Arthur “Harpo” Marx (born Adolph Marx; November 23, 1888 – September 28, 1964) was an American comedian, film star, mime artist and musician, and the second-oldest of the Marx Brothers.
In contrast to the mainly-verbal comedy of his brothers Groucho and Chico, Harpo’s comic style was exclusively visual, being an example of both clown and pantomime traditions.
He wore a curly reddish blonde wig, and never spoke during performances (he blew a horn or whistled to communicate).
He frequently used props such as a horn cane, made up of a lead pipe, tape, and a bulbhorn, and he played the harp in most of his films.
Harpo was born in New York City. He grew up in a neighborhood now known as Carnegie Hill on the Upper East Side (E 93rd Street off Lexington Avenue) of Manhattan.
The turn-of-the-century building that Harpo called “the first real home they ever knew” (in his memoir Harpo Speaks) was populated with European immigrants, mostly artisans – which even included a glass blower.
Just across the street were the oldest brownstones in the area, owned by people like the well-connected Loew Brothers and William Orth.
Harpo’s parents were Sam Marx (called “Frenchie” throughout his life) and his wife, Minnie Schoenberg Marx. Minnie’s brother was Al Shean. Marx’s family was Jewish. His mother was from East Frisia in Germany, and his father was a native of France and worked as a tailor.
Harpo received little formal education and left grade school at age eight (mainly due to bullying) during his second attempt to pass the second grade. He began to work, gaining employment in numerous odd jobs alongside his brother Chico to contribute to the family income, including selling newspapers, working in a butcher shop, and as an errand office boy.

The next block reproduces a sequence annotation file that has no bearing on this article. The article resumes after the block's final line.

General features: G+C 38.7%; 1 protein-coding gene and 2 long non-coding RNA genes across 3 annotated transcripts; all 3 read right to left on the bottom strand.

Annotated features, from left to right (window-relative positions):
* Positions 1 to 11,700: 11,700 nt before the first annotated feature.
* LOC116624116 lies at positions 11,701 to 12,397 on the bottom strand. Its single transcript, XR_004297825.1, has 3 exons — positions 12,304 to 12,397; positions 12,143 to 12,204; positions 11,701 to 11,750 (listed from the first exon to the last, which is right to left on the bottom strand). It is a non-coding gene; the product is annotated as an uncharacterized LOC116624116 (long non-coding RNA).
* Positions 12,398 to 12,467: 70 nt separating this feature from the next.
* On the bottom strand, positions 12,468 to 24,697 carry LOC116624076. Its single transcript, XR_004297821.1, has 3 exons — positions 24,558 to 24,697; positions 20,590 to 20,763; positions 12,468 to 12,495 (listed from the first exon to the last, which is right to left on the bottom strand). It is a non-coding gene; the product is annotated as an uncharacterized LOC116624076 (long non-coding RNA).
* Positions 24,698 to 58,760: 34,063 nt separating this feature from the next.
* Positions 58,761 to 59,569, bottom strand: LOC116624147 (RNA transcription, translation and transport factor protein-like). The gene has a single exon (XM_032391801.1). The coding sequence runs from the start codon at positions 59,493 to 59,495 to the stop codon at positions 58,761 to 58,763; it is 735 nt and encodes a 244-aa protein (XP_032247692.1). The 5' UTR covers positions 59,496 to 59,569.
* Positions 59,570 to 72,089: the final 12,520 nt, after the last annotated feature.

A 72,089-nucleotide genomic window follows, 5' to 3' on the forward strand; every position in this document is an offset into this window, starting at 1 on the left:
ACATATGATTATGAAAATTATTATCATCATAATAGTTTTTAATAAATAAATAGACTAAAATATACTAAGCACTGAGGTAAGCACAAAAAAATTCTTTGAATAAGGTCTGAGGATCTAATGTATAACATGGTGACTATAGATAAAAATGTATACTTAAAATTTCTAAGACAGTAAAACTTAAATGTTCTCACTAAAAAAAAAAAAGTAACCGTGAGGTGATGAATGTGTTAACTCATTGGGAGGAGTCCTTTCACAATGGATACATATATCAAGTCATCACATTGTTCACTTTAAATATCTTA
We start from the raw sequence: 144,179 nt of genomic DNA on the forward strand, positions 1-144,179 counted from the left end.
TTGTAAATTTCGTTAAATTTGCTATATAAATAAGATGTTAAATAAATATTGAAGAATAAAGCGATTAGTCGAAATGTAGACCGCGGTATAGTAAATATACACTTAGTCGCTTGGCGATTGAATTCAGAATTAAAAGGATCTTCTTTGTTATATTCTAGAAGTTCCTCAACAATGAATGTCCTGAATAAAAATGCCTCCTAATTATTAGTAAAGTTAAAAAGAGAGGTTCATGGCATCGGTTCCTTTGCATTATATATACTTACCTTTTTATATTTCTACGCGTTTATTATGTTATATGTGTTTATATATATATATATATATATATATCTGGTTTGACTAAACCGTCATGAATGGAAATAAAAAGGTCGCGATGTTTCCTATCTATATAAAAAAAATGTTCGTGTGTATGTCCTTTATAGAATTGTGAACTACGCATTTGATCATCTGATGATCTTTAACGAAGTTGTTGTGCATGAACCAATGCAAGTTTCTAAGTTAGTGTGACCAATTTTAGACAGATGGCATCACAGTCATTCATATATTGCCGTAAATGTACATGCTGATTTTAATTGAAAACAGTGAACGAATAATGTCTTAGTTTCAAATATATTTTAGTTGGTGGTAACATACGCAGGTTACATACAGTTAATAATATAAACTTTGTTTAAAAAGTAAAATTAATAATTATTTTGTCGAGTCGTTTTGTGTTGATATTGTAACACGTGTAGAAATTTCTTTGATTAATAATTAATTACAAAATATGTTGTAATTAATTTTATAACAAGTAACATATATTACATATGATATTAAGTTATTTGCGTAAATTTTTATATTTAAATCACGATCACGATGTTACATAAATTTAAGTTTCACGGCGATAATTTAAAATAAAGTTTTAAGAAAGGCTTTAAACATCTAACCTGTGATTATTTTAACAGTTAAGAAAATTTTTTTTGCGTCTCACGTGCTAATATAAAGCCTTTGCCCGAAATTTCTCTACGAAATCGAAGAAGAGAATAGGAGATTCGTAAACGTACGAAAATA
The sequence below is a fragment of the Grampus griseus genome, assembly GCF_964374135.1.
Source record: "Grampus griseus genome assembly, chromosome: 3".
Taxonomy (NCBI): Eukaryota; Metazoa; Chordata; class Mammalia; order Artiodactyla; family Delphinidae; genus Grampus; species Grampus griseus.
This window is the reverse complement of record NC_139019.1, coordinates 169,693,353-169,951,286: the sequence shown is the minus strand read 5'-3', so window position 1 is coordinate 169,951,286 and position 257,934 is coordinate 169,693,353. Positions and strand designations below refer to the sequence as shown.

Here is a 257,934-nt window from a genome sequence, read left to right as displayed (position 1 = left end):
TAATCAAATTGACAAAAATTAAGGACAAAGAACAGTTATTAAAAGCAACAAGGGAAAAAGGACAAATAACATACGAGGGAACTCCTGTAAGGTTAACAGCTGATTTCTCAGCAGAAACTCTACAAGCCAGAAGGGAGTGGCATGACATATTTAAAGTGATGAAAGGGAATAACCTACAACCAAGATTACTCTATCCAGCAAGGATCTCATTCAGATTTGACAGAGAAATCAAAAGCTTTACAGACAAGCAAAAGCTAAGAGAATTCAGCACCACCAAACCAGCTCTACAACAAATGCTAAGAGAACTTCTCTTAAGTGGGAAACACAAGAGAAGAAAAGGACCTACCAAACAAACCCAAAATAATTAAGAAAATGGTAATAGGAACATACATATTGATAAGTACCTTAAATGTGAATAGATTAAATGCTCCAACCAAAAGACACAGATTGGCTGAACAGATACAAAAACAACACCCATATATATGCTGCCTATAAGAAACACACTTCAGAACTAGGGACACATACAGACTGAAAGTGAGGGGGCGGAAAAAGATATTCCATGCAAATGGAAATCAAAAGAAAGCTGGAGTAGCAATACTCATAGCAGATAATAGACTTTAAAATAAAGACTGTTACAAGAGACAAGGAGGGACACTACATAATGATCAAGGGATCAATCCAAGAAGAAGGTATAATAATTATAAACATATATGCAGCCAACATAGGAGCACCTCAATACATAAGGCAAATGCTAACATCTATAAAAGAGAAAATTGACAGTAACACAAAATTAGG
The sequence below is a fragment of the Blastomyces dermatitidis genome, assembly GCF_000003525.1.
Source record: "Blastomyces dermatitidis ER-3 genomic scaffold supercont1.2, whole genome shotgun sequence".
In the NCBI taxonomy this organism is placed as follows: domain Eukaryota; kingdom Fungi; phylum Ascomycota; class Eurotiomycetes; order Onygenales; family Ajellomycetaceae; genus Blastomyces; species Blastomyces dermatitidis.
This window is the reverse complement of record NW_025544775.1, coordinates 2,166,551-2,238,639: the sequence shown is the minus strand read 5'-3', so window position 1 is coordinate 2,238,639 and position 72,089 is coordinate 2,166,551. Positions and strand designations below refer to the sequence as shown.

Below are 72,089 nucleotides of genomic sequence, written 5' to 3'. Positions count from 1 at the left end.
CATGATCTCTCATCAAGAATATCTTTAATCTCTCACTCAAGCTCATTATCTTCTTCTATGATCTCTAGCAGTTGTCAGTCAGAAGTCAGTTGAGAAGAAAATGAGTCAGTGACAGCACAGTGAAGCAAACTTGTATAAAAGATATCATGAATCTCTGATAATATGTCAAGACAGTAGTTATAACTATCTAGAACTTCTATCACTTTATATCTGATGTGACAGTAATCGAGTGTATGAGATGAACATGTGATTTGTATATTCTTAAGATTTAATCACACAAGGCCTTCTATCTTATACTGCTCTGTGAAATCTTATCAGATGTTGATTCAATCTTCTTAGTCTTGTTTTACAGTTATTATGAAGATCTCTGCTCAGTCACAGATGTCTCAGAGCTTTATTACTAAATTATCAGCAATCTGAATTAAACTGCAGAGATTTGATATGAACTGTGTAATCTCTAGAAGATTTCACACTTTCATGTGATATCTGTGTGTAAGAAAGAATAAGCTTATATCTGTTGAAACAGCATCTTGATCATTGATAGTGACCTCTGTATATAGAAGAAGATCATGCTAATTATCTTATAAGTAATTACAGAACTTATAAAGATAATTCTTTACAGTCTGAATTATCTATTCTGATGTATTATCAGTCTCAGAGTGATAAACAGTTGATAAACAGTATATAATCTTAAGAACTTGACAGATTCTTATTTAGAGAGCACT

In January 1910, Harpo joined two of his brothers, Julius (later “Groucho”) and Milton (later “Gummo”), to form “The Three Nightingales”, later changed to simply “The Marx Brothers”. Multiple stories—most unsubstantiated—exist to explain Harpo’s evolution as the “silent” character in the brothers’ act. In his memoir, Groucho wrote that Harpo simply wasn’t very good at memorizing dialog, and thus was ideal for the role of the “dunce who couldn’t speak”, a common character in vaudeville acts of the time.
Harpo gained his stage name during a card game at the Orpheum Theatre in Galesburg, Illinois. The dealer (Art Fisher) called him “Harpo” because he played the harp.
He learned how to hold it properly from a picture of an angel playing a harp that he saw in a five-and-dime. No one in town knew how to play the harp, so Harpo tuned it as best he could, starting with one basic note and tuning it from there.
Three years later he found out he had tuned it incorrectly, but he could not have tuned it properly; if he had, the strings would have broken each night. Harpo’s method placed much less tension on the strings.
Although he played this way for the rest of his life, he did try to learn how to play correctly, and he spent considerable money hiring the best teachers. They spent their time listening to him, fascinated by the way he played.
In the autobiography Harpo Speaks (1961), he recounts how Chico found him jobs playing piano to accompany silent movies. Unlike Chico, Harpo could play only two songs on the piano, “Waltz Me Around Again, Willie” and “Love Me and the World Is Mine,” but he adapted this small repertoire in different tempos to suit the action on the screen.
He was also seen playing a portion of Rachmaninoff’s “Prelude in C# minor” in A Day at the Races and chords on the piano in A Night at the Opera, in such a way that the piano sounded much like a harp, as a prelude to actually playing the harp in that scene.